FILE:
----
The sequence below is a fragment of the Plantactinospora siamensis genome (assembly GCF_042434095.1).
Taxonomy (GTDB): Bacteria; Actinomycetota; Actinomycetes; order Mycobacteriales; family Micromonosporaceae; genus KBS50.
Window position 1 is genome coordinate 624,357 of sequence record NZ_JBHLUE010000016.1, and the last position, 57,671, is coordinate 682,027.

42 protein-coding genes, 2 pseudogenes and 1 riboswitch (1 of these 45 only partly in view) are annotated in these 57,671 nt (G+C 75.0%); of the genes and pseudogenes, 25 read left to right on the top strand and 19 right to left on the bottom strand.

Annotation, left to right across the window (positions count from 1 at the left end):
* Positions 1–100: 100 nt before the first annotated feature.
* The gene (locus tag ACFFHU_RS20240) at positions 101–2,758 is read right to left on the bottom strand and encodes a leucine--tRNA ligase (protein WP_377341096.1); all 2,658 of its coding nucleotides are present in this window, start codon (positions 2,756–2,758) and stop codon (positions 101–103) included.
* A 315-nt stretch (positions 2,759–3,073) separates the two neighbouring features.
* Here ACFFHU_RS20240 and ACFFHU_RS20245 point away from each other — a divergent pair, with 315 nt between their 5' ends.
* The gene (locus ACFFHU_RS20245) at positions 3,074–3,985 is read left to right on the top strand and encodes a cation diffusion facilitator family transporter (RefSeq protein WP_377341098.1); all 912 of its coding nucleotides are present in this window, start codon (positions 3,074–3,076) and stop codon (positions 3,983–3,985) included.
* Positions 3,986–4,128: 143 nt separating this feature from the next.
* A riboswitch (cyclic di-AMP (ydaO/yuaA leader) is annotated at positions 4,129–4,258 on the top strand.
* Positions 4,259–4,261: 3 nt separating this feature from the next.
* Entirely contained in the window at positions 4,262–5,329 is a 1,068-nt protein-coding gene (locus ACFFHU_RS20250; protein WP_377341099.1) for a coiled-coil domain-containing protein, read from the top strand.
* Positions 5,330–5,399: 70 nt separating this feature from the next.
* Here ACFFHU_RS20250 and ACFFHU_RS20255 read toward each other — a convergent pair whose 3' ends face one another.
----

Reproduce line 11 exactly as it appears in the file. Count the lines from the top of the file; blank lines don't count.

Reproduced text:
* Positions 3,986–4,128: 143 nt separating this feature from the next.